Question Video: Atoms, Structure, and Symmetry

A molecule is linear, without a center of inversion. What is its point group?

03:07

Video Transcript

A molecule is linear without a center of inversion. What is its point group?

The first thing we need to address is what makes a molecule linear. When we describe a molecule’s shape, we describe the configuration of the center of each atom or ion. We class the molecule as linear if a single straight line can be drawn through all the center points. A center of inversion is a symmetry element through which the operation of inversion can occur, where every 𝑥-, 𝑦-, 𝑧-coordinate is moved through to the other side.

For a symmetrical diatomic like oxygen, the center of inversion lies in the middle of the bond between the two particles. If we move each particle center through the center of inversion the same distance out the other side, it produces exactly the same molecule. In this question, our molecule does not have a center of inversion. A diatomic molecule where the two atoms are not equivalent does not have a center of inversion because, even though we could perform the operation, we would not produce an identical molecule.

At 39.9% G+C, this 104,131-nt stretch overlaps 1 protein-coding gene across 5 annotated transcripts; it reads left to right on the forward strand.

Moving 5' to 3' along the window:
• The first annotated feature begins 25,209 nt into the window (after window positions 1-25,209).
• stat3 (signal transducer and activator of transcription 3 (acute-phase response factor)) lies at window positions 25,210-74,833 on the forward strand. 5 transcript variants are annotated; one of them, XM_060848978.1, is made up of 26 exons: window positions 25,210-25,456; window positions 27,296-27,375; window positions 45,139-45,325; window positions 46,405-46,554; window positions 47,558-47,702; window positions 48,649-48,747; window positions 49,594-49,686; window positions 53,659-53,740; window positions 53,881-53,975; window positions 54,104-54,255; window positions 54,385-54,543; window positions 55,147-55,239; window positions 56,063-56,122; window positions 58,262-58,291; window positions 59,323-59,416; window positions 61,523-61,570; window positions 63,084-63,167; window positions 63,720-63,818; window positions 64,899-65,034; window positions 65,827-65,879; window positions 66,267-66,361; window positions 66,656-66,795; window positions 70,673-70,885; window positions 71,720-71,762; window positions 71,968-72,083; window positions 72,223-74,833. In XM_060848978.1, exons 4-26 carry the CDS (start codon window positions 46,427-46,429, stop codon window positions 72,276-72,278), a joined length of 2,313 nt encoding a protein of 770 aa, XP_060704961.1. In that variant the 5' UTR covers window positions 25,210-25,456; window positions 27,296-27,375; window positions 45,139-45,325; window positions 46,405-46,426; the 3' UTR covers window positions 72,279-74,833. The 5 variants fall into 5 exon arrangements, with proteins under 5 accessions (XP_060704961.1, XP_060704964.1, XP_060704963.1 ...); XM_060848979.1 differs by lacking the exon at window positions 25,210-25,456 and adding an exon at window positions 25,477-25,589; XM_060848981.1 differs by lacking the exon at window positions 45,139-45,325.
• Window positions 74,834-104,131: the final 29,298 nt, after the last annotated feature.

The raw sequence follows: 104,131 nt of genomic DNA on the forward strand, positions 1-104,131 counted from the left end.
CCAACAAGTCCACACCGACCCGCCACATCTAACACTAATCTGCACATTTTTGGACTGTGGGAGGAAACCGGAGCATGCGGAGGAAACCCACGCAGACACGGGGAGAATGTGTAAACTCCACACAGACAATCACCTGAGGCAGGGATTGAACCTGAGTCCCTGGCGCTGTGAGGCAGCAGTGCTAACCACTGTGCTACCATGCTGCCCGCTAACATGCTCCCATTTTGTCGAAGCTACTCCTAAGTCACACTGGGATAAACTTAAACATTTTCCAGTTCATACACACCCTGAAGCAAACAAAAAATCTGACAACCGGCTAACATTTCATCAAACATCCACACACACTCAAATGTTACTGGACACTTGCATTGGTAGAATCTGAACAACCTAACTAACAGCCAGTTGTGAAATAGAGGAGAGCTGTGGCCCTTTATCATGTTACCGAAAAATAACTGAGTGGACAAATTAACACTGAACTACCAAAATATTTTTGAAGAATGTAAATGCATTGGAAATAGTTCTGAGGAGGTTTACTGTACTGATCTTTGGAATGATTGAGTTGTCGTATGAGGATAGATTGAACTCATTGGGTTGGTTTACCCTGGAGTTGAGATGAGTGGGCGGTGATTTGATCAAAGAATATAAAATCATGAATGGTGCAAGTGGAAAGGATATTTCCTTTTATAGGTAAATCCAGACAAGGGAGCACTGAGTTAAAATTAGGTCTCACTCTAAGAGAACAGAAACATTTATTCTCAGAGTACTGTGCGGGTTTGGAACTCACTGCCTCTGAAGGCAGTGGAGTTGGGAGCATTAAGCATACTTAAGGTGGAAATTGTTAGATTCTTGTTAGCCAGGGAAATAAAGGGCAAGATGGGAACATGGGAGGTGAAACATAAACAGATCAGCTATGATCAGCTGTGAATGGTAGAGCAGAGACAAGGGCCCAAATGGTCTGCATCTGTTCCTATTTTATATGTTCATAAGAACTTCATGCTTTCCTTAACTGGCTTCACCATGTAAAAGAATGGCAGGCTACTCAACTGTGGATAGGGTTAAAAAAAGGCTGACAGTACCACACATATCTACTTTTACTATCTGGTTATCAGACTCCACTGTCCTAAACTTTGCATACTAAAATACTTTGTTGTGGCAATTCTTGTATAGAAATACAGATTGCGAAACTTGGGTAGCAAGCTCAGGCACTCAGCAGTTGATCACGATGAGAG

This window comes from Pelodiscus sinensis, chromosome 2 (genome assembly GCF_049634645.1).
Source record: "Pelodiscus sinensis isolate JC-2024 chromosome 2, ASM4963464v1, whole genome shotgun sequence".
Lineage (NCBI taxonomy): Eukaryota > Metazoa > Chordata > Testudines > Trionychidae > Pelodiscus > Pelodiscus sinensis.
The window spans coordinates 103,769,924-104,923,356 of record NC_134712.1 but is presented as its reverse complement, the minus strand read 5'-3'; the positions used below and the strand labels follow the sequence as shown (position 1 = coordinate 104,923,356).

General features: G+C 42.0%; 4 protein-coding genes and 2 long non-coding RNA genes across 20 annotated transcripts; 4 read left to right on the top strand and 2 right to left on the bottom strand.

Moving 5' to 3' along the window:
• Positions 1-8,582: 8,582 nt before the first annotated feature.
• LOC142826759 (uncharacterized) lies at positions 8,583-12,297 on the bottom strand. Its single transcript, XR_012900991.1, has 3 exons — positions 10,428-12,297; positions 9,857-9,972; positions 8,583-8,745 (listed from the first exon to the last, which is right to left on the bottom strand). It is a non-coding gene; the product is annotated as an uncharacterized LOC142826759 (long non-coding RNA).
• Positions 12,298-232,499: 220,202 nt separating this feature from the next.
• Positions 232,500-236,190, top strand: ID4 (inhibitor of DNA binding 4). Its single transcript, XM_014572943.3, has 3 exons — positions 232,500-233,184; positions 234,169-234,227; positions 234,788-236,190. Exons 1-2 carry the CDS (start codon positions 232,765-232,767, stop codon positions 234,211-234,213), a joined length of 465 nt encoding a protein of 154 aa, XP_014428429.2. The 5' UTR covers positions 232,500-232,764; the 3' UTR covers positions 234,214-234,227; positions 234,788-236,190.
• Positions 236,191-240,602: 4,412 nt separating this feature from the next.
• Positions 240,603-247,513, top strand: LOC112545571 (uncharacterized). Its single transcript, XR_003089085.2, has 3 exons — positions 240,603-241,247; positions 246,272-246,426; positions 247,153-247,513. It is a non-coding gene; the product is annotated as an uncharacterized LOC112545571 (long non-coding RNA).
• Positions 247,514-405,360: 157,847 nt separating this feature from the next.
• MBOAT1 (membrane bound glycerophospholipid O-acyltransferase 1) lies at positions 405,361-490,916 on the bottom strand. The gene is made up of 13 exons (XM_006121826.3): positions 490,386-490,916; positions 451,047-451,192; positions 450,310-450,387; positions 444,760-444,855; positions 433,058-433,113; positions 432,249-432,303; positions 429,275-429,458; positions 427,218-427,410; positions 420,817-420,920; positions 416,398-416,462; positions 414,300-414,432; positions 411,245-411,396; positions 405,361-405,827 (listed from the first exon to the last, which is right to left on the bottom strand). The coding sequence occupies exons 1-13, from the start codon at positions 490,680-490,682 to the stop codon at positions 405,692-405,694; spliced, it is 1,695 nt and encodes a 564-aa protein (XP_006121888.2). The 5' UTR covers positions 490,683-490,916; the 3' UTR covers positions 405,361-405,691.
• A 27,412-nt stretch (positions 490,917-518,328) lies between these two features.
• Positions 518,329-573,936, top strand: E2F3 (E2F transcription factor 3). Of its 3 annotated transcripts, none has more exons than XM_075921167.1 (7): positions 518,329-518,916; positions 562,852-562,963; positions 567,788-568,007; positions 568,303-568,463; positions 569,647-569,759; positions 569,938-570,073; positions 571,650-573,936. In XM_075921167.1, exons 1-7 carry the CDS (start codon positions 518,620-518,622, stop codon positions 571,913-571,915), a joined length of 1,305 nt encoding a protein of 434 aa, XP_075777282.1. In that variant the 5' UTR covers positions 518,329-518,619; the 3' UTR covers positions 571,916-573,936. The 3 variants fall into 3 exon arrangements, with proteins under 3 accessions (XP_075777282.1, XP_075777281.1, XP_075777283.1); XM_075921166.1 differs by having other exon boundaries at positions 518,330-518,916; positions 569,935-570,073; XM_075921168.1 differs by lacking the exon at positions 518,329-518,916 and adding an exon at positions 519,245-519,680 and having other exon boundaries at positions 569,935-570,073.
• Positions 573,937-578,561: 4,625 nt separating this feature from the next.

So, we have a molecule that’s linear and without a center of inversion. One example of such a molecule is hydrogen chloride HCL. So, going back to our three-atom linear example, we would need the atoms on the outside to be different. The question doesn’t give us any more details about the identity of the chemical. But we’re still asked to identify its point group.

A point group is a summary of symmetry elements. So, a molecule with a point group has all those symmetry elements and no others. To find the point group of a molecule, we need either all the symmetry elements, or we need to find the flow chart to the correct point group.

The first question on the point group flow chart is whether the molecule is linear or not. Obviously, for this question, the answer is yes. The next question on our flow chart is whether the molecule has a center of inversion, given the symbol 𝑖. The answer to this question is no. On our point group flow chart, this leads us to the answer 𝐶∞𝑣.

The 𝐶∞𝑣 point group has the 𝐸 symmetry element, whose operation leaves the molecule unchanged, a 𝐶∞ proper axis of rotation, and an infinite number of mirror planes align vertically with the principal rotation axis. These are the only symmetry elements possessed by a linear molecule without a center of inversion. With a center of inversion, the point group would be 𝐷∞𝑣. So, the answer to our question, what’s the point group of a linear molecule without a center of inversion, is 𝐶∞𝑣.

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